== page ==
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Re: NetBSD systems as half-routers for P2P or VPN links

On 7 Feb, 2013, at 11:52 , Mouse <mouse%Rodents-Montreal.ORG@localhost> wrote:

>> The "protocol configuration" == "address configuration" has some very
>> annoying side effects.  It is one of the (short list of) reasons why
>> an IPv4 DHCP client can't use the kernel UDP stack to send and
>> receive its UDP packets, and instead has to resort to BPF and roll
>> its own IP/UDP;
> How could the anything use the kernel UDP stack when the interface has
> no addresses?  It can't even tell what packets are intended for it
> under such circumstances.  It is not possible to send an IP packet
> without putting _something_ in the ip_src and ip_dst fields.  Using IP
> without configuring an address means incoming traffic can't work
> because the kernel has no way to tell whether a packet is intended for
> it or not; outgoing connectionless traffic could in principle work, but
> would require userland to explicitly specify the source address for
> each packet (since the kernel can't assign one as usual).

That's fairly straight forward.  Most UDP applications, for example ntpd
and bind, need to be able to explicitly tell the kernel what source address
to put in an outgoing packet in any case since, if there is more than one choice
for this, they need to make sure that the source address in a response is
the same address that was the destination of the request they are responding to
(TCP does this automatically, but kernel-stateless UDP requires applications
to manage this themselves).  If you have a way for applications to tell
the kernel what source address to use in outgoing packets then the DHCP
application, having suitable privileges, can use this to tell the kernel
it wants the source address to be  Note that the exact mechanism
ntpd and bind use now can't quite manage this but is also broken in other
ways, anyway; both ntpd and bind will spectacularly fail to run, for no good
reason, on machines with a sufficient large interface configuration.  A
different way to indicate the source address, say a sendmsg() option, could
satisfy DHCP's needs as well as helping fix the interface scaling problems
that ntpd and bind have.

That's the source address.  While you can't send a packet to a unicast
destination address out an ethernet with no addresses configured you can
always multicast the packet or send it out using the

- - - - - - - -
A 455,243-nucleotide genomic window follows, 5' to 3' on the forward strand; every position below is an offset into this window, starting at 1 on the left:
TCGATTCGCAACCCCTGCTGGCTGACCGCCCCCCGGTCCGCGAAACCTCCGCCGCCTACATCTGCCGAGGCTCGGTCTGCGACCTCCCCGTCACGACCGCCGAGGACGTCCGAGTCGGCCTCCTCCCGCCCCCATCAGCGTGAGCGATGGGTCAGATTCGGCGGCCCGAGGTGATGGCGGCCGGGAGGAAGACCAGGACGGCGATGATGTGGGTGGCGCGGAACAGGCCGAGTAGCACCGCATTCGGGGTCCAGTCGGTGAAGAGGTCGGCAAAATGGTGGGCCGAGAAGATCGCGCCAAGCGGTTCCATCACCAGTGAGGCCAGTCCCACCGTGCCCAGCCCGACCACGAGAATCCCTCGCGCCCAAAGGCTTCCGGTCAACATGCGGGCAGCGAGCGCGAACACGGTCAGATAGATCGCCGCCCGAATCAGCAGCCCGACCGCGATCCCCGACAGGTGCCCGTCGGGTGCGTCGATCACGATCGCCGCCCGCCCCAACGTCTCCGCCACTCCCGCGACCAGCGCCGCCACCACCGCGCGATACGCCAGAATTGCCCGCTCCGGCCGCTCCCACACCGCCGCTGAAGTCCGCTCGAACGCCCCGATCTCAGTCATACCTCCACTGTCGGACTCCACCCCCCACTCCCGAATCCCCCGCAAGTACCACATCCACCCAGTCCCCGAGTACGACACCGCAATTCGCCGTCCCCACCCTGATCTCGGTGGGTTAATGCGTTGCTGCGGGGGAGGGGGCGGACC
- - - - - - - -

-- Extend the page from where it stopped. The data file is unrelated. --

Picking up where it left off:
broadcast address.  DHCP is required to use the latter; this should
just work.

That's the outgoing side.  On the incoming side there are a couple of options.
If the interface is configured on you will see IP packets arriving from it and,
while the kernel won't recognize unicast-addressed packets as its own it will
willingly receive packets to multicast and the all-ones broadcast addresses with
no address configuration.  The DHCP client has the option of asking the server
to send responses to the all-one's broadcast address (the server doesn't have
to broadcast the response, but it does put that address in the packet IP
destination) and, if it does, those incoming packets will be delivered to it 
in a very vanilla kernel.  That's the easy way.

The harder way is to let the DHCP server send the packet back to your new
unicast address.  This packet will arrive on the interface but will eventually 
discarded as "not for us".  This wouldn't be worth fixing for DHCP alone (DHCP
has the alternative), but note that the need to receive packets
that don't look like they are addressed to the local box is not solely DHCP's
problem; certain routing protocols, e.g. RSVP and PIM, need to be able to do
precisely the same thing.  The thing all of these protocols have in common is
that the packets of interest will normally end up in an exception path in an
unmodified networking stack (the discard path for DHCP, the IP options 
path for the routing protocols), so having a facility against which packets
could be checked if they arrive at that exception path to see if they might be
of interest to the local system regardless of their destination address would
kill several birds with one stone.

Generically speaking I don't think there's any reason a DHCP client couldn't
be implemented as a fairly normal UDP application with a decently functional
networking stack, and fixing the things which prevent a NetBSD networking
stack from supporting this would have benefits for applications beyond just

>> it would need to put an IPv4 address on the interface to configure it
>> up for sending and receiving the IPv4 packets
> Oddly enough, I've seen addresses configured with while DHCP is
> trying to get an address on them.

That's another way at getting the kernel to send packets with a
source address.  I prefer just being able to explicitly tell it what
the source address needs to be since many UDP applications running on
multihomed hosts and routers need this.

Dennis Ferguson

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